This post was originally called “Soup for the Solstice” but it missed the deadline, and was left to languish in the drafty corner to evolve. As soup is for sharing, like all good leftovers it was resurrected and served in a new form with parable as a garnish.
The reciting of the heroic sagas, in the intervals between the feasting and general mayhem is an integral part of the winter solstice celebrations. Unfortunately bards have a bad habit of not realising that snores are not always a sound of appreciation, after all too many iambic pentameters in rhyming couplets can be soporific after a few horns of mead. So to lighten the mood, if not the moral tone, there is always time to squeeze in a wee folk tale.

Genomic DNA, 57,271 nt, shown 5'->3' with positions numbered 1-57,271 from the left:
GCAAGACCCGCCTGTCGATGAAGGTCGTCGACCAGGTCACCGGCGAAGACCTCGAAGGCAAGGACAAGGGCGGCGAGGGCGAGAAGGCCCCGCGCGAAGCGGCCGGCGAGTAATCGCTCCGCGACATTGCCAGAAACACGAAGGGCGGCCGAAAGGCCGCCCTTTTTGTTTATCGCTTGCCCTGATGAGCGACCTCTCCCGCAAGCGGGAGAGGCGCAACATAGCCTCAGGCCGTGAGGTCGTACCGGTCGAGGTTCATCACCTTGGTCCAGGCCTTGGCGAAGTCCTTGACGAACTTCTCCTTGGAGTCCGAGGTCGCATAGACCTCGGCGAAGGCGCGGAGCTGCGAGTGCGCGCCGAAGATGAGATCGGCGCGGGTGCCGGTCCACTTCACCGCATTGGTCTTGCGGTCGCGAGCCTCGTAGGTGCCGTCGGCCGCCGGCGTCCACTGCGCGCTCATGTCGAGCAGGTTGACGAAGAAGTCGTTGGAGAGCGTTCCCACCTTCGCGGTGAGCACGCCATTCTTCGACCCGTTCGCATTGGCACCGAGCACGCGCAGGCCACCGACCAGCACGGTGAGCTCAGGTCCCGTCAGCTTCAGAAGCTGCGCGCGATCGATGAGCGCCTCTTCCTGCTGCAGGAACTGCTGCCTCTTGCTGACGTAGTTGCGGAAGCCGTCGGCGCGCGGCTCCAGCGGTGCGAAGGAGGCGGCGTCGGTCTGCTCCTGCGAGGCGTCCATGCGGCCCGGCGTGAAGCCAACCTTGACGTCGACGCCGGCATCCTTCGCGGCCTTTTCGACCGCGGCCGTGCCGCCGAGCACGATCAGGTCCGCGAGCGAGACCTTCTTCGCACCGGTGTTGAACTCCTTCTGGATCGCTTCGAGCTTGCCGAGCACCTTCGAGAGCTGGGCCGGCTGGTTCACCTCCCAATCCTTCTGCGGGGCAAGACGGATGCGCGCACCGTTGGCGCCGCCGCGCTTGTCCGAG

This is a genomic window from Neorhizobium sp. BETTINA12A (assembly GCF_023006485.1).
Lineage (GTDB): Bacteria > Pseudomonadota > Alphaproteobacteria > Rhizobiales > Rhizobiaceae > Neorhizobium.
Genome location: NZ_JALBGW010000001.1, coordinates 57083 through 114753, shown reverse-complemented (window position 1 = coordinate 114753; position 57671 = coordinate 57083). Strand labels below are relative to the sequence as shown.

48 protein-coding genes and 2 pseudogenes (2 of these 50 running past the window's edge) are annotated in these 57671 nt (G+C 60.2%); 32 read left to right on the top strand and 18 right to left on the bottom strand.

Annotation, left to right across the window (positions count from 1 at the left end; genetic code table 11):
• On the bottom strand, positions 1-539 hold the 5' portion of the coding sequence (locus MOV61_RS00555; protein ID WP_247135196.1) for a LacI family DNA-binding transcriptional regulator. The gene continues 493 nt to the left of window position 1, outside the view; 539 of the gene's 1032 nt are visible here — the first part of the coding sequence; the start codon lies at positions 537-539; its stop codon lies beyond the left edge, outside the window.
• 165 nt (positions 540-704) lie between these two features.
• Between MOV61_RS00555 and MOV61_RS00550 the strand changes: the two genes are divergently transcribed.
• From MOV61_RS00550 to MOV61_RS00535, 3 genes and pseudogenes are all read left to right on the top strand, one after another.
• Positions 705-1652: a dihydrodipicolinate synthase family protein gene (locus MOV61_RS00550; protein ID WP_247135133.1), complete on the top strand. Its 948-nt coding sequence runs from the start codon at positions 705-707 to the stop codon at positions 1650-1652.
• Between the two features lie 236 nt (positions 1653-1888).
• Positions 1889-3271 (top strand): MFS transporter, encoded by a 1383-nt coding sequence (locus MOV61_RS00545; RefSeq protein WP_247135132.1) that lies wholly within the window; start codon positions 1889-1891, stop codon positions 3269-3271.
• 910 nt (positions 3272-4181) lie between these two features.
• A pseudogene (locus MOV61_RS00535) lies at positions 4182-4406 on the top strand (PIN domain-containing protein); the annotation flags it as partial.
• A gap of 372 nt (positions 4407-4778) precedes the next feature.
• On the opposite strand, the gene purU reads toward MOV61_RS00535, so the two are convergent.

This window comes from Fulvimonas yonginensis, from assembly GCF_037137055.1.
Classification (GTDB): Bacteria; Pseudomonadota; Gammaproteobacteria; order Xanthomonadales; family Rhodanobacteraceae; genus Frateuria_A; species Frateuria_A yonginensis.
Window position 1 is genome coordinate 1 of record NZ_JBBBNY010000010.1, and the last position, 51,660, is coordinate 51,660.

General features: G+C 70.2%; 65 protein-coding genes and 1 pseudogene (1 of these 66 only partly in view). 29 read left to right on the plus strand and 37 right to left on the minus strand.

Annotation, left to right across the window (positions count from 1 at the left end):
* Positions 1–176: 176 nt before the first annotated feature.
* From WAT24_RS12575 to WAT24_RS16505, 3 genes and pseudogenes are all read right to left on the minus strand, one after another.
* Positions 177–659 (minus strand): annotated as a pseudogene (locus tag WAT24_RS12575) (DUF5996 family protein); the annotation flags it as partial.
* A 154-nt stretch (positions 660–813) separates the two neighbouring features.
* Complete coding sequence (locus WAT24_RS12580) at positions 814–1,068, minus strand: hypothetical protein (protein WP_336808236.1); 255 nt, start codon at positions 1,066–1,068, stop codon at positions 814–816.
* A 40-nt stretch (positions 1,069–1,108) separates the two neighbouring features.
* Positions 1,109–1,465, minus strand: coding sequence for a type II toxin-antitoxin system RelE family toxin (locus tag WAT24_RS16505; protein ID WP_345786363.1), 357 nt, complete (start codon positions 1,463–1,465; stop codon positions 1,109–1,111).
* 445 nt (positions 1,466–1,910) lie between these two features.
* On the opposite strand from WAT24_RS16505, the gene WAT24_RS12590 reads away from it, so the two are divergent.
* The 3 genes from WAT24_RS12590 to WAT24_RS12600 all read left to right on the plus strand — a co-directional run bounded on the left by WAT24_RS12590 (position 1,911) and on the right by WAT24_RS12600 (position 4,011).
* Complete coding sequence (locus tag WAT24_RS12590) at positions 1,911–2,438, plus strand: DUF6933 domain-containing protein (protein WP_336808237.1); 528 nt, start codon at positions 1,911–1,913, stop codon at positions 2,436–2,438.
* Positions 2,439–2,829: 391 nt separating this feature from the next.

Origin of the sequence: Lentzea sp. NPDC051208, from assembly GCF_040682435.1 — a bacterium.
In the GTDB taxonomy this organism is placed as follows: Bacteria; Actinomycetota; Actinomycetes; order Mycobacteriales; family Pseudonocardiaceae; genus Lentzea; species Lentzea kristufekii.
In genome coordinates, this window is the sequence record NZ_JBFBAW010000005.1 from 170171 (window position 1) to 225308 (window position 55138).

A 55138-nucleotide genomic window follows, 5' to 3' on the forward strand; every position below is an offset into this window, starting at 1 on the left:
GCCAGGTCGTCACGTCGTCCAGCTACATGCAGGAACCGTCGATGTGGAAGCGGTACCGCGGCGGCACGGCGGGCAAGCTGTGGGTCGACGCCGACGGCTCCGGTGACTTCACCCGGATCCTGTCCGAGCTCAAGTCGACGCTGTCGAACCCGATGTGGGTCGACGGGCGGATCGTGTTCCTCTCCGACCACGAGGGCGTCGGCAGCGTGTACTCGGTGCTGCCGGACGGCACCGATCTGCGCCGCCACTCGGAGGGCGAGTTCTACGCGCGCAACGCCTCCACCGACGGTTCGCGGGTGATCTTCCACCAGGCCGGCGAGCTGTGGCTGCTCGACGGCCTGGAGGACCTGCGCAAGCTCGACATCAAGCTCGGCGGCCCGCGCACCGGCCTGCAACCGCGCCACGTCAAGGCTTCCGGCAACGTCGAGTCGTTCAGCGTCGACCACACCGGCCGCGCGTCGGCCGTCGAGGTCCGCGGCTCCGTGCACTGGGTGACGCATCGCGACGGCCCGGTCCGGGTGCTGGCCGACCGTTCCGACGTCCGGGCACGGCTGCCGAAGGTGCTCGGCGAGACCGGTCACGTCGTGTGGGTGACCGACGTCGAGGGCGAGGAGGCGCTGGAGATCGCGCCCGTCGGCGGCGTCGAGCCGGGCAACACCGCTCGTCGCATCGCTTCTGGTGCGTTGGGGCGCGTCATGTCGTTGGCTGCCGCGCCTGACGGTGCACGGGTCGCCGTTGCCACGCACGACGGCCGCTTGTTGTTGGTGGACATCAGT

There are many tales involving soup and I particularly like stone soup – a universal story involving either faerie folk, wandering soldiers or itinerant charlatans and a wealth of interpretations. However, I recently came across this Chinese parable which I like even more and is warming and comforting, just like soup:
“When a man asked God about heaven and hell, God first shows him a land where all the people have a delicious meat soup. But they have spoons longer than their arms, so they go hungry and suffer in hell.
Then God shows the man another place where everyone has the same wonderful soup and same long spoons. But here they use the spoons to feed each other. This is heaven.”

Advent Calendar – the Last Window